Shea's Hippodrome Theatre

440 Bay Street,
Toronto, ON M5G

Unfavorite 1 person favorited this theater

Showing 16 comments

Lillian on August 20, 2014 at 3:27 pm

My grandmother played the pipe organ at the Hippodrome for the silent movies. I believe in the teens or the 20’s Her name was Lillian (Lil) Lafraniere.(from Gravenhurst. I have taken my grandchildren to Casa Loma for pictures. Any info. re: Lil would be most appreciated. Thanks. Jane Lifchis

DavidDymond on February 10, 2013 at 6:19 pm

This theatre was a partnership situation between Mr. Mike Shea and the Shea family and Famous Players Canadian Corporation. I actually have a signed letter from Mr. Mike Shea advising that his doorman was on holidays and to please extend to him the courtesy of free movies should he so desire!!

CSWalczak on May 22, 2012 at 2:31 am

Updated links to some pictures I originally posted in 2009.

Shea’s Hippodrome under construction: View link

As it was in 1921: View link

In 1947:View link

SilentToronto on January 22, 2011 at 11:51 am

An ad for “A Devil With Women” starring Victor McLaglen from Dec 22 1930:

SilentToronto on January 22, 2011 at 11:07 am

A new article at Silent Toronto shows Lee de Forrest’s Phonofilms, featuring Eddie Cantor, playing at Shea’s Hippodrome in 1924.

SilentToronto on December 13, 2010 at 10:03 am

Hey Jerry, drop me a line at — would love to have a look!

jerryross on December 13, 2010 at 8:46 am

I have Shea’s program time schedules for every show from early 50’s to closing. These are the typed timetables of starting/end times and length for News, cartoon, preview, short, feature, etc. and also size of screen when Cinemascope came in. Would anyone know if these have any monetary value to somebody, or how to find out?
I also have NY Paramount “audience troublemakers” reports (mashers, pickpockets, hooligans etc.). Would these have any monetary value?

SilentToronto on November 5, 2010 at 2:17 pm

Over at Silent Toronto, a winter shot from 1924 advertising a Gloria Swanson flick at the Hippodrome.

TLSLOEWS on June 21, 2010 at 12:59 pm

Great vintage shots CWalczak.

lindawild on May 23, 2010 at 7:51 am

My mother was an usherette at Shea’s Hippodrome on Bay Street, Toronto in the late 1950’s. She met the likes of Gloria Swanson and Gordon Lightfoot.

She recalls a photographer from ??Famous Players? coming in and asking if she’d do some photography of her getting ready to “go on the floor”, and she is wondering what happened to those photos. She recalls him taking photos of her sitting and putting on her hat, fixing her make up, putting on her jacket – all this was taken in the usherettes dressing room. Anyone seen any of these or have a lead where we may find them?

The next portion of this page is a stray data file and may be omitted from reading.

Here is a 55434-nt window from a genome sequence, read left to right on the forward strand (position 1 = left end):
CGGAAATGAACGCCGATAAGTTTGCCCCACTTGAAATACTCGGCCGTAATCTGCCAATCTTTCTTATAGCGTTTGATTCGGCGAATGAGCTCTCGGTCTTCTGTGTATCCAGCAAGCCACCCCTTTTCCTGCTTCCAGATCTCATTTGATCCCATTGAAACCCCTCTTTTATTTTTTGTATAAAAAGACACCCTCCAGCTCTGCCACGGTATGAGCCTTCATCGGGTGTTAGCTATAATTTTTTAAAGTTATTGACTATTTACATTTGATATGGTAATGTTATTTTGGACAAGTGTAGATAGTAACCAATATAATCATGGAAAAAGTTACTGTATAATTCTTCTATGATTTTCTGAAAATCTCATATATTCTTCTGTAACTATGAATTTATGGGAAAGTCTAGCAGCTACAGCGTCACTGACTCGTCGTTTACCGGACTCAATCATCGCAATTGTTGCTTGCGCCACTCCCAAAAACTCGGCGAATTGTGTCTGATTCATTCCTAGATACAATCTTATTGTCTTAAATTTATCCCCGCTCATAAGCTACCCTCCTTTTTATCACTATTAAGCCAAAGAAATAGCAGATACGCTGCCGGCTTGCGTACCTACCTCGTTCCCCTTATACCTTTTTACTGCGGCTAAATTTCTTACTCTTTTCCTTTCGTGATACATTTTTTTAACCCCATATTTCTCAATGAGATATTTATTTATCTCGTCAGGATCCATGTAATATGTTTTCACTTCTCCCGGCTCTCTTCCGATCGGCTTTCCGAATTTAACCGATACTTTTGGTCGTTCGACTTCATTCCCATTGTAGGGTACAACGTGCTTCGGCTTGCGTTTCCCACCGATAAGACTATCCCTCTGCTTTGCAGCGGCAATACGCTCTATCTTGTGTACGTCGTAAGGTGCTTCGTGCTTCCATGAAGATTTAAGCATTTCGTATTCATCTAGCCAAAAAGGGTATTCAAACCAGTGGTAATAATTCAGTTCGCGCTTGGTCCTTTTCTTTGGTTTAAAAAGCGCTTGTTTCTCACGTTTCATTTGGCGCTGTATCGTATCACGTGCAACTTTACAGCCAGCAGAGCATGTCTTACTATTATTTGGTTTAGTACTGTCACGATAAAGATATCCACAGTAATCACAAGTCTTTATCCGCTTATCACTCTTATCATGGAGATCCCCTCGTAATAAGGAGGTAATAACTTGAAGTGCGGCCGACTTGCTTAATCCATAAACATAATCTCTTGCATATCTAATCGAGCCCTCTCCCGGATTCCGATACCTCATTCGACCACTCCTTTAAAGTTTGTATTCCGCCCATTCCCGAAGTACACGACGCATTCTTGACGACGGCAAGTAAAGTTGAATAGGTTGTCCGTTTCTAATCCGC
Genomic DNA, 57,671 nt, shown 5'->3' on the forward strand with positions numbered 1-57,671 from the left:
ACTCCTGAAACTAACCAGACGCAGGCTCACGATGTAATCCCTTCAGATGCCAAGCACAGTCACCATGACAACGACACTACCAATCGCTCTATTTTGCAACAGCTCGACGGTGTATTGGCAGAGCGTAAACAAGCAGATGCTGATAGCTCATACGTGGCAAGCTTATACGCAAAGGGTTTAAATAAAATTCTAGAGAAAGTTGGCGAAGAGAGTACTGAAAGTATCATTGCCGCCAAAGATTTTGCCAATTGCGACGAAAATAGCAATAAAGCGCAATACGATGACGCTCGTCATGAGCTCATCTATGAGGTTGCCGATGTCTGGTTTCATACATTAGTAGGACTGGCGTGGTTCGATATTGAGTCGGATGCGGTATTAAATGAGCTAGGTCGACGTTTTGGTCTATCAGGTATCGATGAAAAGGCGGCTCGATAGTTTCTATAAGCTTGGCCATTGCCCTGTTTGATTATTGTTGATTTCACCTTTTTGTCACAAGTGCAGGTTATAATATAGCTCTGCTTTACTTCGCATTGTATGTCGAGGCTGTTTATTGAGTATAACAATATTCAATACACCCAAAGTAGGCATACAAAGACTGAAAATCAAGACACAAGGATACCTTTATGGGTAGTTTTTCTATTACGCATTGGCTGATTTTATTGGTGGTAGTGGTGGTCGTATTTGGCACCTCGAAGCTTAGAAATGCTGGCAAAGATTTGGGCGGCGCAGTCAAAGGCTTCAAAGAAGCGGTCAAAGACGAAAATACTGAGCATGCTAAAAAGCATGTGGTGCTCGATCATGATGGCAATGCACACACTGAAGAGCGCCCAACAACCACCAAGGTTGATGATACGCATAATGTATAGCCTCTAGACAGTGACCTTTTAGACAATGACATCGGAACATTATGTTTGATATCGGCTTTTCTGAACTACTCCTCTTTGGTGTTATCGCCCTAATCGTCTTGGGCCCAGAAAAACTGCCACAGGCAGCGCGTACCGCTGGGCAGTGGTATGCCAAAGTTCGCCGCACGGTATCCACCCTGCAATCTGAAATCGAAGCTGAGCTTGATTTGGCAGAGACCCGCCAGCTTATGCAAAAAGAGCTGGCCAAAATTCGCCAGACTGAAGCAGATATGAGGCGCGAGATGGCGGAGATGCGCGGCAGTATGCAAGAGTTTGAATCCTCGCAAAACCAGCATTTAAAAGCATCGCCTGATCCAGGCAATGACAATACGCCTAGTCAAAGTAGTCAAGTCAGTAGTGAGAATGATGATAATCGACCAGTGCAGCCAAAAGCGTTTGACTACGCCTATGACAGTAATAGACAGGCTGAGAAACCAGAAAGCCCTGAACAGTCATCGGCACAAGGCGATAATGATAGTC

CSWalczak on April 13, 2009 at 6:15 pm

The Toronto Theatre Organ Society (TTOS), whose members over the years have worked so hard to see that the Shea’s Wurlitzer would be preserved have posted a number of pictures of the theatre, including interior shots at these sites:

CSWalczak on April 13, 2009 at 4:43 pm

The history of the Wurlitzer organ (Opus 558, 3/15) that was installed in Shea’s Hippodrome in 1922 at a cost of 50,000is a fascinating story. It was rescued and purchased (for a mere $2,000) even as the theatre was being demolished. It was then installed at the Maple Leaf Gardens and expanded in size. It was later removed from the Gardens and stored at the Imperial Theatre on Yonge, and then installed at Casa Loma after again being modified. The complete story can be read here:

hanksykes on April 13, 2009 at 4:13 pm

Fascinating info,was there a large water pool included in this Hippodrome, as the ones in London,Bristol,and Cleveland had?

CSWalczak on April 13, 2009 at 12:51 pm

I too was surprised that it had not been entered previously; recently I was rereading “Palaces of the Night: Canada’s Grand Theatres” by John Lindsay and thought I would see what CT had to say about it and discovered there was no entry.

There are some terrific interior shots of Shea’s in that book, showing that it had, at least at one time, twelve opera boxes and elaborate ceiling lighting. I had noted the 1947 picture before during a previous hunt, but had not been able to match it up to a specific theatre as there is no vertical and the theatre’s name is not visible anywhere else in the picture. I finally figured it out when I came across the 1921 picture and matched the designs in the facade’s brickwork.

telliott on April 13, 2009 at 10:51 am

Hurray, Shea’s is finally in here! If it hadn’t been torn down for the new City Hall, I’ve always imagined that Shea’s would have lasted in to the 60s, 70s and maybe beyond…maybe even multi-plexed like the Imperial Six, or the Uptown 5.

Luis Vazquez
Luis Vazquez on April 13, 2009 at 10:40 am

I’m always astounded to see theaters of this size (in the US and Canada) only now making it to Cinema Treasures. I wonder how many others are waiting to be discovered.